U.S. Supreme Court

1940s Justice Influences Terrorism Cases


A justice of the U.S. Supreme Court in the 1940s has had a major influence in several recent opinions, thanks to one of his former clerks—U.S. Supreme Court Justice John Paul Stevens.

Stevens has relied on World War II-era opinions written by Justice Wiley B. Rut­ledge, who served on the court from 1943 to 1949, in a number of war-on-terrorism cases. For example, “Stevens has managed not only to revive his mentor’s dissents but to use them to craft majority holdings in two prominent cases on the fate of Guantanamo Bay detainees: Rasul v. Bush (PDF), 542 U.S. 466 (2004), and Hamdan v. Rumsfeld (PDF), 126 S. Ct. 2749 (2006),” writes the ABA Journal in a lengthy feature story.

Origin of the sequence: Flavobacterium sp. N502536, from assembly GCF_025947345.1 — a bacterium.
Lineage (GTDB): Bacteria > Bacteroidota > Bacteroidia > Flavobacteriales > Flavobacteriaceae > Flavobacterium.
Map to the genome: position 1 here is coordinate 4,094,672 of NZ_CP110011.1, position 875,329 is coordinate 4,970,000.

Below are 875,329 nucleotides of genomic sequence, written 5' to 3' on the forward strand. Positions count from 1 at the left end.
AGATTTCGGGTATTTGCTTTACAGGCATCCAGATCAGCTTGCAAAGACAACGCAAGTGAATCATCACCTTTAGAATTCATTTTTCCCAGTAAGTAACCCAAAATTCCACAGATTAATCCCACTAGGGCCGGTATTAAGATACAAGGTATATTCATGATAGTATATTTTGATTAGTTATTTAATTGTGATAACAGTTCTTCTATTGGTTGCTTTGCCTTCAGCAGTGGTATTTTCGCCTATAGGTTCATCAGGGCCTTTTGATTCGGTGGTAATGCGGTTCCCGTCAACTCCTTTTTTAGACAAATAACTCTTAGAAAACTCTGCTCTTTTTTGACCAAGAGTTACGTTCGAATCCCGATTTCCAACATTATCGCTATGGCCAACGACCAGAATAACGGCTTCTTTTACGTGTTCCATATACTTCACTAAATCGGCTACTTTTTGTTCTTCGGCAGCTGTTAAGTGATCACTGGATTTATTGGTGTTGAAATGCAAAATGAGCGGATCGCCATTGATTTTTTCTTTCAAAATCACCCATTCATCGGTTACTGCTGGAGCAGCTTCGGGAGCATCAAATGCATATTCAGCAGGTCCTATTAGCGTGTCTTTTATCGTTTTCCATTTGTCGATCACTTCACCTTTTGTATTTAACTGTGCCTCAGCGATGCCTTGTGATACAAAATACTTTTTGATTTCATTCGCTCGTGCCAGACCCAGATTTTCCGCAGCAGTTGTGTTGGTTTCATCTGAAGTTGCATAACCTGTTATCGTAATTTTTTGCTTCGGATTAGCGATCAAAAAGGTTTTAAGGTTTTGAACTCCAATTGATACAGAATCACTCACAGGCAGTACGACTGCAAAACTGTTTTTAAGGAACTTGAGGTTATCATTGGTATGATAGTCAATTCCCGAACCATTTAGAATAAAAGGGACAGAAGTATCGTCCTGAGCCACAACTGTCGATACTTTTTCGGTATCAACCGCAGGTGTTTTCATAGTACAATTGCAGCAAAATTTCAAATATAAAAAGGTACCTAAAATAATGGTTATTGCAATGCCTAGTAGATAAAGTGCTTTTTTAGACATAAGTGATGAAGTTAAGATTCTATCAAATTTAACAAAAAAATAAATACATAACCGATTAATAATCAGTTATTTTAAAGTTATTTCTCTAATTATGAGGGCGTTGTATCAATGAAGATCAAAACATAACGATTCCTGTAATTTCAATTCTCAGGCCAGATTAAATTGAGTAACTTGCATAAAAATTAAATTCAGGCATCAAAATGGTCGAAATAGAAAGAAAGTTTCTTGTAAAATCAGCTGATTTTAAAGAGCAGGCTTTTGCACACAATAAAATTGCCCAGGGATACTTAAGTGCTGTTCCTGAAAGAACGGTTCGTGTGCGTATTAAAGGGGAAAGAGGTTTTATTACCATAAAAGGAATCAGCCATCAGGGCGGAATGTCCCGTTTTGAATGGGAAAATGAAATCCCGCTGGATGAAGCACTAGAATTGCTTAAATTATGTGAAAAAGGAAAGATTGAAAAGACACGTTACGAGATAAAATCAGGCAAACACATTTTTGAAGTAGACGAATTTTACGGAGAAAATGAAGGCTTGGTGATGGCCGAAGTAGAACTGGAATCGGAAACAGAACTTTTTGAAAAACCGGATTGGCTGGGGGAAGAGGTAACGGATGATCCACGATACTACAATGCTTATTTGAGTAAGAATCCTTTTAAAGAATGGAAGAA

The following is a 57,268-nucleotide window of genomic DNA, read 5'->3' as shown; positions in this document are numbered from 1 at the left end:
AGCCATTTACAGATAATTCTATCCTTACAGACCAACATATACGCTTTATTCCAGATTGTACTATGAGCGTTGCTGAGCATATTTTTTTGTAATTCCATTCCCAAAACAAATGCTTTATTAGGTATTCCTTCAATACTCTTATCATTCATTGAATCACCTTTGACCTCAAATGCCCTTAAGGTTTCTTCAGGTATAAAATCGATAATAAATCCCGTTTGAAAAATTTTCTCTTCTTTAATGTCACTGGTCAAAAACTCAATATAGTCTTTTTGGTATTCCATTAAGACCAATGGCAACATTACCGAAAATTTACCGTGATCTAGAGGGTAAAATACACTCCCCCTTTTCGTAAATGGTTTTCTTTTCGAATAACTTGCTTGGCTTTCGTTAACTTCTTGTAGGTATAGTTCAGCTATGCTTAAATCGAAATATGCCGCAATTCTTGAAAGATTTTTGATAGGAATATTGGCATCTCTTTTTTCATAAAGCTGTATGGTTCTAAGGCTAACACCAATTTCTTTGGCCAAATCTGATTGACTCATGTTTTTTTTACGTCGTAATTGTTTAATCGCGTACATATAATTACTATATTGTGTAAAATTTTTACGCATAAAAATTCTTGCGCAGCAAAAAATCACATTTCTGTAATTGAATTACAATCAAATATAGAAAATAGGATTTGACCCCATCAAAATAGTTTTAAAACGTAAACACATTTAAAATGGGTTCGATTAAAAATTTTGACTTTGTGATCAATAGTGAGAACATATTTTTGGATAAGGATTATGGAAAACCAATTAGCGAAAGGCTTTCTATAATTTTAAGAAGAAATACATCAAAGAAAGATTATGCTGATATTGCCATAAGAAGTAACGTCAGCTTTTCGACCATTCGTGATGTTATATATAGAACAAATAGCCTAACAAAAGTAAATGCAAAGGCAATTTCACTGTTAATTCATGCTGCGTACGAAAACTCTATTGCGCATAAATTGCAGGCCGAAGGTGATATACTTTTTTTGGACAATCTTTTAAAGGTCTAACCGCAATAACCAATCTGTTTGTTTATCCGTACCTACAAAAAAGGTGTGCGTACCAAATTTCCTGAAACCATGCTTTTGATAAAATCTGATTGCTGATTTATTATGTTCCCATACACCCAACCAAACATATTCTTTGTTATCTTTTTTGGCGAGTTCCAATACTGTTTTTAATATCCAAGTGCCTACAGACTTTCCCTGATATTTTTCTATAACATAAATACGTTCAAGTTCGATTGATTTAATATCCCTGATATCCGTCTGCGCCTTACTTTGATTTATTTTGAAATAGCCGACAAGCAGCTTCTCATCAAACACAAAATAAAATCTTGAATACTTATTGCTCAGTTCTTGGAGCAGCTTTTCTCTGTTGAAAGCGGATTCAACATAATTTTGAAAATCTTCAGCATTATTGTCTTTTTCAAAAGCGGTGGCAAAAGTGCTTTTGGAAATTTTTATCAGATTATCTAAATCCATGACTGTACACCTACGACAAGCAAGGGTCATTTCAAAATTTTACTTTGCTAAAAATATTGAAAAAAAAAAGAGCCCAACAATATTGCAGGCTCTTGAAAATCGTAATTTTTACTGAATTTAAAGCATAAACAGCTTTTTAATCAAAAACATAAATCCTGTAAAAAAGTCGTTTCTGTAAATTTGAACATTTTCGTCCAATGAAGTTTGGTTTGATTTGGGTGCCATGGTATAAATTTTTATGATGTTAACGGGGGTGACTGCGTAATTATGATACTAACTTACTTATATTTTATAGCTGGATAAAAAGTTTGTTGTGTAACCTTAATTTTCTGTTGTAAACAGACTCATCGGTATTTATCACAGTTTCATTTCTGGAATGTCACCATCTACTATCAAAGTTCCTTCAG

Rutledge is also influential with the current court because their predecessors during the 1940s, under pressure to achieve “swift justice,” clearly reached the wrong result in some cases during World War II. “So, of course, they’re sensitive to repeating history,” says Joseph T. Thai, a University of Oklahoma law professor and a former Stevens clerk.

For details of these cases, and more information about Rutledge, as well as Stevens’ relationship with him, read the full story.

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